The tiny adipose fin mounted atop many salmon and trout species may have a function after all, according to a research paper published online Monday in the research journal Proceedings of the Royal Society B.
Most fishery managers have long considered the adipose fin, which is located between the dorsal fin in the middle of the fishes’ backs and the tail caudal fin, as having little if any function. The adipose fin of millions of juvenile hatchery fish in the Columbia-Snake river basin alone are removed – clipped – before the fish are released into rivers, lakes and streams.
The clipped fin serves as an identifier for fishermen. Columbia River fisheries often require the release of unclipped fish, which are potentially of natural origin. The vast majority of hatchery salmon and steelhead released into the Columbia-Snake system are fin-clipped.
The adipose fin has “traditionally been regarded as vestigial without clear function,” according to the new paper, “Neural Network Detected in a Presumed Vestigial Trait: Ultrastructure of the Salmonid Adipose Fin.” In other words, most believe the adipose had lost all or most of its original function through evolution.
But those fleshy, non-rayed adipose fins may be alive and well and serving a good purpose.
“Our results show for the first time to our knowledge, unambiguous evidence of nervous tissue revealing a neural network throughout the fin which is consistent with a sensory function of the adipose fin,” the research paper says.
“We have presented, for the first time to our knowledge, unambiguous evidence that the salmonid adipose fin is innervated.” That means the flexible adipose may have, through that network, the means to signal the fish that trouble is coming.
“These results are consistent with a recent hypothesis that the adipose fin may act as a precaudal flow sensor, where its removal can be detrimental to swimming efficiency in turbulent water,” the paper says. “Our findings provide insight to the broader themes of function versus constraints in evolutionary biology and may have significance for fisheries science, as the adipose fin is routinely removed from millions of salmonids each year.”
Authors are John A. Buckland-Nicks and M. Gillis of the Biology Department at Saint Francis Xavier University in Antigonish, Nova Scotia, and Tom E. Reimchen of the Biology Department at the University of Victoria in British Columbia.
Proceeding B is the Royal Society's flagship biological research journal. The Royal Society is a fellowship of scientists and is the oldest scientific academy in continuous existence. It is headquartered in the United Kingdom.
The paper can be found at:
The research involved the close examination of brown trout adipose fins and attaching flesh with light and electron microscopy. A light microscope study has shown that the basic structure of the adipose fin is similar among different salmonids, which include salmon and trout species.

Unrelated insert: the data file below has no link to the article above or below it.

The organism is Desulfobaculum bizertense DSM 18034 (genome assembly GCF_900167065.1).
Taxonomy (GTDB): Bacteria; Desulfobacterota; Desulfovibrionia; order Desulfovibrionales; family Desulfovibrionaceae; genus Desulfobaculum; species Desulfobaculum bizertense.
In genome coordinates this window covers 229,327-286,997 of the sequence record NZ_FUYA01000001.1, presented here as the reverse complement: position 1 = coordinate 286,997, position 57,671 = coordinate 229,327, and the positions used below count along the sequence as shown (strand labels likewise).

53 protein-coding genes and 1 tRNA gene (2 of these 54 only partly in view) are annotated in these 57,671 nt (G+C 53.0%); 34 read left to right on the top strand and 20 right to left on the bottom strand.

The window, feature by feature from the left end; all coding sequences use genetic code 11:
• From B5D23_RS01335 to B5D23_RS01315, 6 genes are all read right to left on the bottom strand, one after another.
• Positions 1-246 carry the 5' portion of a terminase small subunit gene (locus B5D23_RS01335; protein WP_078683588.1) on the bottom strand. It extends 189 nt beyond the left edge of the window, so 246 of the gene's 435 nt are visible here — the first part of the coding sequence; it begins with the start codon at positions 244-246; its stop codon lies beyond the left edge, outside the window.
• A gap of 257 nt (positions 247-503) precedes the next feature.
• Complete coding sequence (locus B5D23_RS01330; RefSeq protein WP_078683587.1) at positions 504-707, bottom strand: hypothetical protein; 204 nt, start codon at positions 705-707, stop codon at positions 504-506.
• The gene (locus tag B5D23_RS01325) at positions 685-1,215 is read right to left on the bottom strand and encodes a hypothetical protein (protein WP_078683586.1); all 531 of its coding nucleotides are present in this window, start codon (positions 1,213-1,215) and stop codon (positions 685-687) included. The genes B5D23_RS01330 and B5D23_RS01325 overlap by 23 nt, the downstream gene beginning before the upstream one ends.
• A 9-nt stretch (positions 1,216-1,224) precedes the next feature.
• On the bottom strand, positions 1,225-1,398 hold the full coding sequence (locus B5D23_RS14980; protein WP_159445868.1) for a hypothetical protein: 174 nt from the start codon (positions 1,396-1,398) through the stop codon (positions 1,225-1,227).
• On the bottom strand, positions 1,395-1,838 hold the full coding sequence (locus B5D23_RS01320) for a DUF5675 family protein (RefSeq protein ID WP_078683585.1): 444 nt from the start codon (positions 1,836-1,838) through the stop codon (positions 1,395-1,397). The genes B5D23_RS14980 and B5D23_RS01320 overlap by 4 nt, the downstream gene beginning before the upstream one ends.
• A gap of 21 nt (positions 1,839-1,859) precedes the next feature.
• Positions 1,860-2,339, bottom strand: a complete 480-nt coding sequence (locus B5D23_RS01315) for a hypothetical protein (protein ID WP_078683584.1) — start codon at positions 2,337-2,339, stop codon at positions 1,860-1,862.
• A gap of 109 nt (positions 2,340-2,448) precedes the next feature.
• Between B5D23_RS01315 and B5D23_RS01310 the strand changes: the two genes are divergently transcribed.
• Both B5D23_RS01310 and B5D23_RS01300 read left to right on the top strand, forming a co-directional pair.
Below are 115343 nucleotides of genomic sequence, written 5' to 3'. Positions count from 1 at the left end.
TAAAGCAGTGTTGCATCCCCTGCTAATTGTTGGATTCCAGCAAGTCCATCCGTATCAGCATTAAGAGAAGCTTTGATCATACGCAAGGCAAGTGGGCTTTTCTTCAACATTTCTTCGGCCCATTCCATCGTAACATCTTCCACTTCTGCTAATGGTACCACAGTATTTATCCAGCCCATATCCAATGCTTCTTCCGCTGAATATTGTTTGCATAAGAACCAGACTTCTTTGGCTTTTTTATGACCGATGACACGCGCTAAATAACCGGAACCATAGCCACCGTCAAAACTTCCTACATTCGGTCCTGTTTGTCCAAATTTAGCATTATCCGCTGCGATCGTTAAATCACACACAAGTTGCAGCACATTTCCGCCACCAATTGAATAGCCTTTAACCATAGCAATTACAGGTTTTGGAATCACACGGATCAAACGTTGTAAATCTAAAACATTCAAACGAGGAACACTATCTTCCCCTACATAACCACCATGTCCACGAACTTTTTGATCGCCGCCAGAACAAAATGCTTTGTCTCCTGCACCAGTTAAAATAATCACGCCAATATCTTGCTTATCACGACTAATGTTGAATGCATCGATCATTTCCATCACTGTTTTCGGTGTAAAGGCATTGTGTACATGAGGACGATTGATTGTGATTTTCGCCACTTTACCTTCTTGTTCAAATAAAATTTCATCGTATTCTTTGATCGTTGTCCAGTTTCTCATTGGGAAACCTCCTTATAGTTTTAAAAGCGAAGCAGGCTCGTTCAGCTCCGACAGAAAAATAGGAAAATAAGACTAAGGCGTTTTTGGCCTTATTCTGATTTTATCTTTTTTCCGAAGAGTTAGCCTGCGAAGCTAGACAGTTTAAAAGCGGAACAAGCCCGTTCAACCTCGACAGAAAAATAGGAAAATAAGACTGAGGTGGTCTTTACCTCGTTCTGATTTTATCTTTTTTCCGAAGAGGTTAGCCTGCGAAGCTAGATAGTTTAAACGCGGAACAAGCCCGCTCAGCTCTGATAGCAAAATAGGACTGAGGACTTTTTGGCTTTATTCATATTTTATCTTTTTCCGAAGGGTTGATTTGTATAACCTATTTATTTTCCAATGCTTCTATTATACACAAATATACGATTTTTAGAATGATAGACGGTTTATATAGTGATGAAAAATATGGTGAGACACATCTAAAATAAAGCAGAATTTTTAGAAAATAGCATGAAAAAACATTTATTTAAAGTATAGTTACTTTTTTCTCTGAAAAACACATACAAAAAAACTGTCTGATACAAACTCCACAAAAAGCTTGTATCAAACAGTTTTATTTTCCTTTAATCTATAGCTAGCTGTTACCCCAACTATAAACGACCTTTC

“Recent flow chamber experiments using steelhead trout (Oncorhynchus mykiss) indicate reduced swimming efficiency following adipose fin removal across multiple flow velocities leading to a hypothesis that the adipose fin may act as a precaudal flow sensor when swimming in turbulent water,” the research paper says. “Such a flow sensor could detect the chaotic vortices before they enveloped the caudal fin providing direct feedback to the central nervous system and subsequent improved caudal fin motion during swimming.”
“The adipose fin is removed as a routine marking technique applied extensively at hatcheries on millions of fish that are then used for stocking lakes and rivers,” the paper says. “Although extensive experimental evidence indicates that such removal has less impact than removal of other fins, our results indicate substantive caution in the removal of a sensory and functional trait on individuals already subject to major demographic and environmental impact.”
“If the adipose fin is in fact functioning as a precaudal flow sensor, allowing optimal manoeuvrability in turbulent water, … then it is logical that swimming in non-turbulent waters would be largely unaffected by removal of the adipose fin. This hypothesis could explain why previous studies found that clipping of the adipose fin had no effect on stamina, susceptibility to predation or growth, as these studies were conducted in non-turbulent water,” the new research paper says.
Other research, however, did find that growth was significantly affected by adipose fin clipping when fish were swimming in turbulent water, the paper says.
“There are also suggestions that the adipose fin has a potential role during courtship as males have a larger fin than females and the latter appear to prefer males with a relatively larger adipose fin,” the paper says. Past research has proposed “that both these factors may reflect a selective landscape in streams where males are subject to greater swimming demands than that of females. The occurrence of a larger adipose fin in males may relate to hydrodynamic functionality owing to the greater complexity and density of the nerve net in a larger fin.”